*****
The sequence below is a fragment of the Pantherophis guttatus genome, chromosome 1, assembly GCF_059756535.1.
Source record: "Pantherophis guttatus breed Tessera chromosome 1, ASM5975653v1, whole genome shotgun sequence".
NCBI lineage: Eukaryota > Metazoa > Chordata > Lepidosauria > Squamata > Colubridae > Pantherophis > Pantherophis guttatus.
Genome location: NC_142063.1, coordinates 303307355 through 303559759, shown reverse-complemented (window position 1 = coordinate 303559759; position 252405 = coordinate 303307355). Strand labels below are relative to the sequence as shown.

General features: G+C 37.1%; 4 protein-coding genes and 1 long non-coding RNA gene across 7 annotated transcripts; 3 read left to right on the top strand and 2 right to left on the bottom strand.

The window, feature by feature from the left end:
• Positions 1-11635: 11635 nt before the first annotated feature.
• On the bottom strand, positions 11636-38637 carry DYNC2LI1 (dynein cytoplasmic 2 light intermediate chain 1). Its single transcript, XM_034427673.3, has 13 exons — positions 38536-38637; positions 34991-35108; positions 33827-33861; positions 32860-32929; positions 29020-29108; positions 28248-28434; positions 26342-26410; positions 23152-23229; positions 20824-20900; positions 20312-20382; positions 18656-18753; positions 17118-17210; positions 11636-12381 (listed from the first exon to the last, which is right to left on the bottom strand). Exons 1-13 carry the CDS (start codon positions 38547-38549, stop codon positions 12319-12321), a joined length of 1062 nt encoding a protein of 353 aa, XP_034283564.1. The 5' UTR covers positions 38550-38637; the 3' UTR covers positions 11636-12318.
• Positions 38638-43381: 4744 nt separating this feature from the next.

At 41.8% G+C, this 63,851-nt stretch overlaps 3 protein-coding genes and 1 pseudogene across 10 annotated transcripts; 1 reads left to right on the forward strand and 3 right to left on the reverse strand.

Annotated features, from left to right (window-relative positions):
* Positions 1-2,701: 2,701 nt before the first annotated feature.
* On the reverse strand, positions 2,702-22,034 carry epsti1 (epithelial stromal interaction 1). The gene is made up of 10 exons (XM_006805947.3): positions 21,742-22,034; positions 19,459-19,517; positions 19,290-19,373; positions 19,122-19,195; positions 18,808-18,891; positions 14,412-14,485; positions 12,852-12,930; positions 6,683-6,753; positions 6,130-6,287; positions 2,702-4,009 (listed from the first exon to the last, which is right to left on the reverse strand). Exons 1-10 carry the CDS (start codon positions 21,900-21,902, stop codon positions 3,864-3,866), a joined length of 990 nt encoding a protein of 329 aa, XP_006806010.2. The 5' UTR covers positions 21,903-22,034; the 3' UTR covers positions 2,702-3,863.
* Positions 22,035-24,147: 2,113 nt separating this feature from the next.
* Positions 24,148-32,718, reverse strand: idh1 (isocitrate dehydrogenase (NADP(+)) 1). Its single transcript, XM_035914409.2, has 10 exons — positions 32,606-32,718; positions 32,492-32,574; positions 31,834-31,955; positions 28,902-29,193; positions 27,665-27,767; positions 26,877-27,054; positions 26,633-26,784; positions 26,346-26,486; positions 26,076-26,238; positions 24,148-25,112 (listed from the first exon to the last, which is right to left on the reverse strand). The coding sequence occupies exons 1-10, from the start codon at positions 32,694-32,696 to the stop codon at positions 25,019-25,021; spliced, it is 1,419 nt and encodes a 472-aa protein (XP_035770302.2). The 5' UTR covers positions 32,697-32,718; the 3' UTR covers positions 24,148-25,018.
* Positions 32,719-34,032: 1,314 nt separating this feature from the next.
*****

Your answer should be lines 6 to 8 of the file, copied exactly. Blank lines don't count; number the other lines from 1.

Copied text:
The window, feature by feature from the left end:
• Positions 1-11635: 11635 nt before the first annotated feature.
• On the bottom strand, positions 11636-38637 carry DYNC2LI1 (dynein cytoplasmic 2 light intermediate chain 1). Its single transcript, XM_034427673.3, has 13 exons — positions 38536-38637; positions 34991-35108; positions 33827-33861; positions 32860-32929; positions 29020-29108; positions 28248-28434; positions 26342-26410; positions 23152-23229; positions 20824-20900; positions 20312-20382; positions 18656-18753; positions 17118-17210; positions 11636-12381 (listed from the first exon to the last, which is right to left on the bottom strand). Exons 1-13 carry the CDS (start codon positions 38547-38549, stop codon positions 12319-12321), a joined length of 1062 nt encoding a protein of 353 aa, XP_034283564.1. The 5' UTR covers positions 38550-38637; the 3' UTR covers positions 11636-12318.